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Snail mail

       I once heard someone object to the term as an insult, snails being associated with slime as well as slowness. But there had to be some way to differentiate between electronic missives and those send by pony express, er, post office.

        I am becoming increasingly impatient with email. Of course, the novelty is long gone, but I find it easier faster to make plans, answer questions, and clear up misunderstandings on the phone. If I’m online and receive an email I want to answer, I often grab the receiver (yeah, yeah, it’s still a landline) and say, “Hello.” The real-time contact feels like a gift.

      But that’s a little beside the point. The point being that my daughter’s boyfriend is in the military, deployed in Afghanistan, and the two of them are writing letters. By hand. On paper. Daily. They talk on the phone, too, but there’s little privacy for him and the connection isn’t reliable. Email access is limited.

       And it turns out that the hand-written letter remains as powerful and romantic and consoling for 21st century twenty-somethings as it has always been for those sent to war and those waiting for their safe return. The daily rush to the mailbox, the tactile satisfaction of holding something that was recently touched by your beloved, and indeed a thing of his/her thinking and making: powerful magic.

         Due to the way that the mail is dispatched and transported, E. and T. tend to receive letters in bulk. Two or four or seven envelopes arrive at once, which is a happy bonanza when it happens but a bummer on the days between. In the meanwhile, there is at least the pleasure of re-reading, of putting the letters aside for safe-keeping, a permanent record of separation and connection, longing and love.

         The news that the US Postal Service may be ending Saturday delivery makes me even sadder now.

3 Comments

  1. N on April 14, 2011 at 11:19 am

    I was brought to your blog while surfing for details about The Red Tent. It sounds just like my kind of book and I will keep an eye out for it on my next book-buying trip.

    Ah, I remember what it was like to write and receive a letter, even though it must be years since I got one and put pen to paper to answer. That sweet moment when I see the white envelope, the rush of joy and the feel of it in my hands, a pleasure almost forgotten…

    On a more personal note, I hope your daughter and her boyfriend will be together soon. It must be a difficult time for both of them.

  2. JennieArmato08 on April 24, 2011 at 11:30 pm

    Hi Anita, A girlfriends sent me a link to your post about letters and service.

    Today in Australia it is our rememberance/memorial day (ANZAC Day), when we commemorate the lives lost and changed by war.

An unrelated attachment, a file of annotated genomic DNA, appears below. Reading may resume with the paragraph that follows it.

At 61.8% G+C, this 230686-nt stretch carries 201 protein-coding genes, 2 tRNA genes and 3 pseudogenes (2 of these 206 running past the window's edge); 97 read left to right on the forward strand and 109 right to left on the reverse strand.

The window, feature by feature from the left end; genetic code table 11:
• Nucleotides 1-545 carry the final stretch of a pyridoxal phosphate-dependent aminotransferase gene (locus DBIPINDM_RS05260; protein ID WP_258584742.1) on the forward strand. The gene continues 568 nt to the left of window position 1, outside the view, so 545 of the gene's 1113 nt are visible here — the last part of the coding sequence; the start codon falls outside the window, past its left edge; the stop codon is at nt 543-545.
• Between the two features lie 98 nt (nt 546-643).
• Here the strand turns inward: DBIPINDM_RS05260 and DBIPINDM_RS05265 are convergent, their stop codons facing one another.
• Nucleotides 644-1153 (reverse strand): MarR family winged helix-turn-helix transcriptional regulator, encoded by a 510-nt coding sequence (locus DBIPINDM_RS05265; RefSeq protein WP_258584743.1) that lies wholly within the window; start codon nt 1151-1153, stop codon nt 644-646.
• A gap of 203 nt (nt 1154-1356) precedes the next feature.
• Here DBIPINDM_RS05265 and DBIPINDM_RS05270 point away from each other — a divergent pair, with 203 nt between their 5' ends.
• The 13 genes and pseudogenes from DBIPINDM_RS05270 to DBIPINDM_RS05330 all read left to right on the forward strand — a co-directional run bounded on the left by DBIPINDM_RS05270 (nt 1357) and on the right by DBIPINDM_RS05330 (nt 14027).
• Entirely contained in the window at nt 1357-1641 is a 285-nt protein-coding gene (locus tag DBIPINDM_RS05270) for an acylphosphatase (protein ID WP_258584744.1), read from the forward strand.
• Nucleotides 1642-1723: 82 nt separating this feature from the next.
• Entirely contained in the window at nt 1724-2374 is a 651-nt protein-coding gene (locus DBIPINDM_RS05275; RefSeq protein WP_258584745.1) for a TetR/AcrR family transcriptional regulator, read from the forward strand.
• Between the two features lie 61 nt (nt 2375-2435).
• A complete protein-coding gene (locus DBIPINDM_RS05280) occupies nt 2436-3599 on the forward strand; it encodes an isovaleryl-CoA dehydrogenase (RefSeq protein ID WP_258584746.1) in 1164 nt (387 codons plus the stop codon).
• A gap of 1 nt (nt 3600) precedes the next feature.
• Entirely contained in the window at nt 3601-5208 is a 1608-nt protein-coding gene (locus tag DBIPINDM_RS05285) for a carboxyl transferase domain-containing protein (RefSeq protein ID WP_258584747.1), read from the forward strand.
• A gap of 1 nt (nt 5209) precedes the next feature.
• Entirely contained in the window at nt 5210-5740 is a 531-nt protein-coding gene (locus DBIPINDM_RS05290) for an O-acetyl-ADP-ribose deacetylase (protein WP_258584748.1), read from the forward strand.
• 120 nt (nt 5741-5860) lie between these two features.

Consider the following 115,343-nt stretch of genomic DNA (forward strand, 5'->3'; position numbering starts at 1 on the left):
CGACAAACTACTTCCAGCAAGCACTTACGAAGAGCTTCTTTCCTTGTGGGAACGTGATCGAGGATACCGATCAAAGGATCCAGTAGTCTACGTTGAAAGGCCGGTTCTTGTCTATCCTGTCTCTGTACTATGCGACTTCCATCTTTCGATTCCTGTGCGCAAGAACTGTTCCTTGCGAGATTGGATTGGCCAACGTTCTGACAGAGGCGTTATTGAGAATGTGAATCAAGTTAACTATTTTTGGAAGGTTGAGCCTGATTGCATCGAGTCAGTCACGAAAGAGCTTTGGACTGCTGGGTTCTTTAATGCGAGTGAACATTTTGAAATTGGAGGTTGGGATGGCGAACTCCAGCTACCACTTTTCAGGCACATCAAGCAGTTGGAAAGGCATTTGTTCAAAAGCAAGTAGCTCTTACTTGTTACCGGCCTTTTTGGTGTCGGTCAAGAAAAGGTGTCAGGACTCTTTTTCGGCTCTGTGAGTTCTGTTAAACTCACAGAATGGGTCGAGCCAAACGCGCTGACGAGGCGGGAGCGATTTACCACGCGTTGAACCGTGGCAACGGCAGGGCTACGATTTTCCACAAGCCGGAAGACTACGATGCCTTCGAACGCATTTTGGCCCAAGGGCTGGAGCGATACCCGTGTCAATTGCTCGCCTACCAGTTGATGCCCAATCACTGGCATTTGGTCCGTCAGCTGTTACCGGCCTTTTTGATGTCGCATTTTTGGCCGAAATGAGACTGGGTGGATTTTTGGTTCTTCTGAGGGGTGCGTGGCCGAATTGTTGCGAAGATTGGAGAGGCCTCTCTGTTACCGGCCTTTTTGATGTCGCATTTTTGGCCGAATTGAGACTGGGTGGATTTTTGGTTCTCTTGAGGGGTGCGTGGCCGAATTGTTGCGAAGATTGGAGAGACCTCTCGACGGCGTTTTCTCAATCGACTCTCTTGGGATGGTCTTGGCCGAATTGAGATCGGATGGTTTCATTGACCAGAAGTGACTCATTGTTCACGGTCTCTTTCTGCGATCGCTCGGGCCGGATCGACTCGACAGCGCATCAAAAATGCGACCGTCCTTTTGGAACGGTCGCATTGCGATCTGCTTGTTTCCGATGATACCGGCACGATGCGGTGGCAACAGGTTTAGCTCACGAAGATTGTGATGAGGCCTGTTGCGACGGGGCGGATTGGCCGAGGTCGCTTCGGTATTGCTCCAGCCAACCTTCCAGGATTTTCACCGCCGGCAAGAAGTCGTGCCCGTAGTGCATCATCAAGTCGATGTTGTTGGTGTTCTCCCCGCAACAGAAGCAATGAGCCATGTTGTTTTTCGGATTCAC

Two days ago we were at my mother-in-laws house and she brought out dusty old box and within it were a number of letters written from my husband’s grandfather to his wife whilst in service in Burma and New Guinea in WW2. There was also a postcard he wrote for his son (my father-in-law) at Christmas, when my F-I-L was just 5 weeks old – wishing him well and welcoming him to the world.

    They never met.

    The day after he wrote that note, he was killed in action. It was a defining time in the family’s history and I do not wish that upon anyone.

    Those letters though have such powerful meaning today – some 75 years later and they give us great insights in to the experience of being in active combat. He wrote them to connect and we still feel his energy today.

    Keep those letters in a safe place for many generations to come, they will serve as a glimpse of a life committed to service and gratitude for true love.

    Thank you for letting me share that.

    Jennie Armato

  3. Brenda McDonald on May 16, 2011 at 1:42 pm

    I love a hand written letter.

    I hope he comes home soon, and unti then may those letters keep on coming.

    On another subject, your performance in King David with the Newburyport Choral Society was fantastic. I found the production inspiring and your passion contagious. Plus, it was nice to see Jim after all these years!

    Also, Joy and I attended your reading at the Newburyport Literary Festival and that was lively and interesting.

    If I still lived in Newburyport, I’d ask the mayor to give you a key to the city, as it seems you are an adopted daughter there!

    Be good to yourself.

    Brenda M.

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